Southern California Coastal & Inland Valleys
Flavored Vinegars and Salad Dressings
For ideas for gifts from your garden, visit these directions for Salad Dressing Using Fruit-Flavored Vinegars. You'll find easy instructions and suggestions for additional flavors of vinegars and salad dressings.
Clever Gardening Technique
Fruit Tree Dormant Spray
If your trees had peach leaf curl, scale insects, aphids or mites during the spring or summer, it would be a good idea to spray them when they're dormant to reduce problems next year. An oil spray can smother insect eggs. Lime sulfur and powdered or liquid copper sprays discourage the growth of fungus (peach leaf curl) and virus. (Choose a copper spray that contains at least 50 percent copper.) On apricot trees, use only copper sprays since sulfur will damage them.
If the rains haven't thoroughly moistened the soil of trees to be sprayed, water them deeply a few days before spraying. The moisture will help the tree absorb the chemicals and move them throughout the tree.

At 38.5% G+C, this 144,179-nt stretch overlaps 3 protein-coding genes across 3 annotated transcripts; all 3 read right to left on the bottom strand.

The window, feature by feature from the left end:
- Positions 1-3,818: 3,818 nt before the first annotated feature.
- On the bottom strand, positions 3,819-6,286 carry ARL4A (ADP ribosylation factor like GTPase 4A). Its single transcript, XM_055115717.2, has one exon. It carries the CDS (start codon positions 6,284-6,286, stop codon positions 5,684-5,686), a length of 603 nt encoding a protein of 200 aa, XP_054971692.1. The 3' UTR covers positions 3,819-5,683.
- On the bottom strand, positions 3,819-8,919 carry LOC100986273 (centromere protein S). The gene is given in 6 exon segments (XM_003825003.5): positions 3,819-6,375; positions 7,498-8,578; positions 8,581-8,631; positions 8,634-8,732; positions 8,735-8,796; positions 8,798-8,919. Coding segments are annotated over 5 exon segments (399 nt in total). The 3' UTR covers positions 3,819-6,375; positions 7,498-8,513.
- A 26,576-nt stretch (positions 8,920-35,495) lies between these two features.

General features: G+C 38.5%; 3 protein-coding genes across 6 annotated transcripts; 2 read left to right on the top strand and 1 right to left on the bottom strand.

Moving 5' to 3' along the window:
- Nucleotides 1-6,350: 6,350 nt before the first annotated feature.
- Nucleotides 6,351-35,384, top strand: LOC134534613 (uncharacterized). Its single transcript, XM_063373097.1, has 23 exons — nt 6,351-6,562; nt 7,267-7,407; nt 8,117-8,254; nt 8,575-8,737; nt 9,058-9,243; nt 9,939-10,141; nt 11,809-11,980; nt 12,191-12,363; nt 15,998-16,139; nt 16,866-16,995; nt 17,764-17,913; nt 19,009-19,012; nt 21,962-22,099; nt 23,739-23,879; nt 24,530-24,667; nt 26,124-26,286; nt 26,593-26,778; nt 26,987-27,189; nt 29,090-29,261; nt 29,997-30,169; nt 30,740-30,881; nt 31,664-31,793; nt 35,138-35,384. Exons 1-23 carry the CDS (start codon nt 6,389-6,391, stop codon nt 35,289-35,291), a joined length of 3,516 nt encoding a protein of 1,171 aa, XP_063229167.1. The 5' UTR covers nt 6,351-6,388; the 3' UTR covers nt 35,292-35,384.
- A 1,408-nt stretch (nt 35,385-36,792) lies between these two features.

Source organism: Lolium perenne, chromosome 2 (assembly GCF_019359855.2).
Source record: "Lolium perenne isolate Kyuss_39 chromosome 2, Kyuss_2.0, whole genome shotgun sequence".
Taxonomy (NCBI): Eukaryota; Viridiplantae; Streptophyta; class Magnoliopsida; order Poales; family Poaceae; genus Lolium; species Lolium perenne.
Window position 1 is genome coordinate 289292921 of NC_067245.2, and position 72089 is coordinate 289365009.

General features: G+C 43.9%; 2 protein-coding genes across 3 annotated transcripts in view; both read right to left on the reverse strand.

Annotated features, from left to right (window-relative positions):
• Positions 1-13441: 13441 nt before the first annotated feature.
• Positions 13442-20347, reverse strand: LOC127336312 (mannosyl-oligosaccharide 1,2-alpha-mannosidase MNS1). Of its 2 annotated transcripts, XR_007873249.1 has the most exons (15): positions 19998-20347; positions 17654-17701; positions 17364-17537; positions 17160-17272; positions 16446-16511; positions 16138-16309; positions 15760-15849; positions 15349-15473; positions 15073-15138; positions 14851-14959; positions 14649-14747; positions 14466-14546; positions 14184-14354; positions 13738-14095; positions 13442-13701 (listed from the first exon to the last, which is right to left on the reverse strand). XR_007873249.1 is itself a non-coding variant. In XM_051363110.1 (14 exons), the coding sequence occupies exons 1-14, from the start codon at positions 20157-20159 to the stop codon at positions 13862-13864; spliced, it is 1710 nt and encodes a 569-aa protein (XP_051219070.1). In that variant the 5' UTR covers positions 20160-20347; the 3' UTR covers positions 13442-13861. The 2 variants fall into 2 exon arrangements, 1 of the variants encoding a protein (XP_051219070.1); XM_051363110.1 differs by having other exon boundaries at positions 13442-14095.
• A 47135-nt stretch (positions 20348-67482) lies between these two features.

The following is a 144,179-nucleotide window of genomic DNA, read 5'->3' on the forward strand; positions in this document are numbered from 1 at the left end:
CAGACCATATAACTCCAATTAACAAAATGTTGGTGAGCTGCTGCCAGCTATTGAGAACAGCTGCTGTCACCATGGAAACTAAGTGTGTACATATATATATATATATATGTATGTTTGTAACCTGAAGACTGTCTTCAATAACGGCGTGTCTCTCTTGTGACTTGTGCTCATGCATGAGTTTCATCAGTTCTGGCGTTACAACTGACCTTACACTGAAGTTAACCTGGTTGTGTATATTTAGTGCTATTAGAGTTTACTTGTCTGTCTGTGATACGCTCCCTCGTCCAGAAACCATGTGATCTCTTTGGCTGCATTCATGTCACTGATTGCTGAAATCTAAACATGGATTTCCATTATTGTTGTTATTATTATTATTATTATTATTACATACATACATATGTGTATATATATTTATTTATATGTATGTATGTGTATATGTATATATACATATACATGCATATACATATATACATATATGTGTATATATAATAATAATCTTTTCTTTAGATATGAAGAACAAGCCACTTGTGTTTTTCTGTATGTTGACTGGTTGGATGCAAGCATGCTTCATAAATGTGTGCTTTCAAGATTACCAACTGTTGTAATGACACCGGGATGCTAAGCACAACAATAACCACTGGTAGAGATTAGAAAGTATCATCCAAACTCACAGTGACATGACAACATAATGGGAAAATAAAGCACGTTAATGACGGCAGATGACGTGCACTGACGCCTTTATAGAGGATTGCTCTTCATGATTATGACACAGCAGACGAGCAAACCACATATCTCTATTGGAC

Spray on a cool, dry, sunny day during a windless period to minimize evaporation and drift. Make sure all leaf, branch and trunk surfaces are thoroughly covered with the spray solution. Drenching the soil from the trunk to just beyond the drip line also is helpful. Reapply if rain falls within 48 hours of the application.
Plan your spraying schedule to coincide approximately with cool-weather holidays: Thanksgiving, New Year's Day and Valentine's Day. Specific cues are the fall of the last leaf (Thanksgiving), the height of dormancy (New Year's Day) and bud swell (Valentine's Day). Spraying at the precise period of bud swell is especially important; before the buds swell is too early, and after the blossoms open is too late.